KROPOTKIN OFTEN SAID THAT A WORKER ought to have an idea of the society of the future that he intends to construct. Unless he grasps this notion, the worker will be an instrument of revolution, never a master of it.

In truth, up till now, the worker has been used in every revolution as an instrument to destroy the old regime, and has had no share in the construction of the new society. Indeed, the workers have destroyed most of the old, but left the rest in others' hands, so that the so-called new society belongs to others, like the former society ...

Suppose, however, that the worker had no notion or a new social organization: if he could participate in the destruction of the old society as well as in the construction of the new one, he would be master of the revolution.

Suppose that the worker had an idea, but it was the product of someone else's knowledge: he could not be a true master of the revolution ... Therefore, when the worker wants to be a true master of the revolution, in other words, to construct a new society for himself, he should cultivate his autonomy; above all, the emancipation of the worker is the task of the worker himself. ..

You may complain that "we do not understand what idea or ideals we should hold whatever notion or ideal of a new social organization you may suggest." There are many examples put before the worker: anarchism, social democracy, syndicalism and guild socialism. However, the worker does not know which is the better choice at the present time. Each of them has a plausible rationale. Thus, the worker does not understand, in truth, which is best. Moreover, he must think about advancing his own life before examining an idea or ideal by comparing these different examples. While he is engaged in his own urgent business, he gradually conceives of his position in relation to that between capitalist and worker, then between the government and the capitalist. Even he realizes the fundamental defect in the present social order. Further, he awakens his free spirit, which is even stronger than the conception of his position that he develops during his efforts to change working conditions. It is a fact that I have seen among the workers, that the worker tries to link his free spirit to the social knowledge that he has obtained before accepting the social idea or ideal as it is presented to him. The worker has been preparing his conclusions under the influence of the various examples presented to him instead of acquiring his own ....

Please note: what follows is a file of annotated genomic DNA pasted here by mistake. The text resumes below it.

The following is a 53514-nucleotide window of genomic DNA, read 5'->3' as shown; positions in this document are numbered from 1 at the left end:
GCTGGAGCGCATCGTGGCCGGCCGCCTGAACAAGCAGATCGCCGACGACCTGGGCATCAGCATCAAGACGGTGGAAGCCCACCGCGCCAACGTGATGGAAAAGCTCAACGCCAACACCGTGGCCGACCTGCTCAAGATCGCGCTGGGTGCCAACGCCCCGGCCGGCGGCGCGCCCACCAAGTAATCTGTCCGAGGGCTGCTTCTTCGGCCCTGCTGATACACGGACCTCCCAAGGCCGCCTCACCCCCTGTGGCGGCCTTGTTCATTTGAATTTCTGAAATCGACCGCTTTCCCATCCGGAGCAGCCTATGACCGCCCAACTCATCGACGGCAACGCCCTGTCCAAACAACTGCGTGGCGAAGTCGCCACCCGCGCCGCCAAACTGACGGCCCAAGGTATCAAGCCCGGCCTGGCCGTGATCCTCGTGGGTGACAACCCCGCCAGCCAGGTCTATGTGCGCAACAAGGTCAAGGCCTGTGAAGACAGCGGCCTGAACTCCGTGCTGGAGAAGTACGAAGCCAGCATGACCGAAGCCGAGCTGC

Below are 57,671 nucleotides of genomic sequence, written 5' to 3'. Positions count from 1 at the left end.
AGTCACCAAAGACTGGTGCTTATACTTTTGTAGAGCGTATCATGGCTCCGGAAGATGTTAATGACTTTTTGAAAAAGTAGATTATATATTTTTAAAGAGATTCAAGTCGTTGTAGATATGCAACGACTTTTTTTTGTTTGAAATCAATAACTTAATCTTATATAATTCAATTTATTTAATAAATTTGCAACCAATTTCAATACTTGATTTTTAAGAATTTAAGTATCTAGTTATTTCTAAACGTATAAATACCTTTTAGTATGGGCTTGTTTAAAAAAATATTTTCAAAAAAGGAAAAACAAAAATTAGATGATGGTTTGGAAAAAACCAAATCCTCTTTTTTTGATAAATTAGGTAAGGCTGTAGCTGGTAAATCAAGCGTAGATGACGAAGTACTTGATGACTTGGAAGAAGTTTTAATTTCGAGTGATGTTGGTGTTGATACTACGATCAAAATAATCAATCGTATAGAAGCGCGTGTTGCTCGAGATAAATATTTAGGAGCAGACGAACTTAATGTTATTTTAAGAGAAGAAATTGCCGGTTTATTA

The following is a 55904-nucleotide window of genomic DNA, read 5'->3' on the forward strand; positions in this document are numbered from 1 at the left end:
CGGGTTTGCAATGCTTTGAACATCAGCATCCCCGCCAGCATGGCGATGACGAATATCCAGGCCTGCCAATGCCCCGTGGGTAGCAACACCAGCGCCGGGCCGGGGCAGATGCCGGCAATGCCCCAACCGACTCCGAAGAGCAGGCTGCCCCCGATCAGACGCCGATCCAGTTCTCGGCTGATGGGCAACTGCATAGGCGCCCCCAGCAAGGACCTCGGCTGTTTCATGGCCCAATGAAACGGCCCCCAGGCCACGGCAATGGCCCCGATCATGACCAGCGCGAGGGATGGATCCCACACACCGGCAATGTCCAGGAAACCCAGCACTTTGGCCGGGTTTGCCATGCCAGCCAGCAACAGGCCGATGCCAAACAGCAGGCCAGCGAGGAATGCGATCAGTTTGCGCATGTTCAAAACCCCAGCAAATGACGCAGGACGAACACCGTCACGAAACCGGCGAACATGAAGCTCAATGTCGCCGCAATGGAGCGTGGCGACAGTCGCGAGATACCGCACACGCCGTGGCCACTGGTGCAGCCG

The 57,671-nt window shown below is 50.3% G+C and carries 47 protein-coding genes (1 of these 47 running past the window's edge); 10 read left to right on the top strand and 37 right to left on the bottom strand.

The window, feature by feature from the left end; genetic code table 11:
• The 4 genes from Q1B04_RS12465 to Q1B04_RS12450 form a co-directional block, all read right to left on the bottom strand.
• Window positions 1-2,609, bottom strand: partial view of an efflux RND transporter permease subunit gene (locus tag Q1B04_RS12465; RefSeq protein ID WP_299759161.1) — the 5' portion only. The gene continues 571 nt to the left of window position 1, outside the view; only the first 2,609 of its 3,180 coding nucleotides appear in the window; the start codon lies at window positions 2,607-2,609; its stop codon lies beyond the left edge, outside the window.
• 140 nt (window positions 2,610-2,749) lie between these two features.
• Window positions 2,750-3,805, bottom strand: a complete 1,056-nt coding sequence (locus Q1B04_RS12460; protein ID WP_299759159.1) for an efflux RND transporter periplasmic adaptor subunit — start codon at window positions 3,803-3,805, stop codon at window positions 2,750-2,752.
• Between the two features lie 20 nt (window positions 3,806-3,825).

An idea or ideal is a great power or light as it is. But such power or light will decrease when it is separated from the reality where it is cultivated ...

It is the same with an idea or ideal of the future society that the worker undertakes to construct. The anarchist, social democratic and syndicalist ideas or ideals of a future society may imply a power or light constructed by Western or American workers. It is better for them to advance under their own power or light. Yet there is a considerable distance between their reality and that of a Japanese worker ...

There is no other means than to promote the reality conforming to their temperament and surroundings, while we seek our own idea or ideal.

Then we can make it our motto: to act like a believer, to think like a sceptic.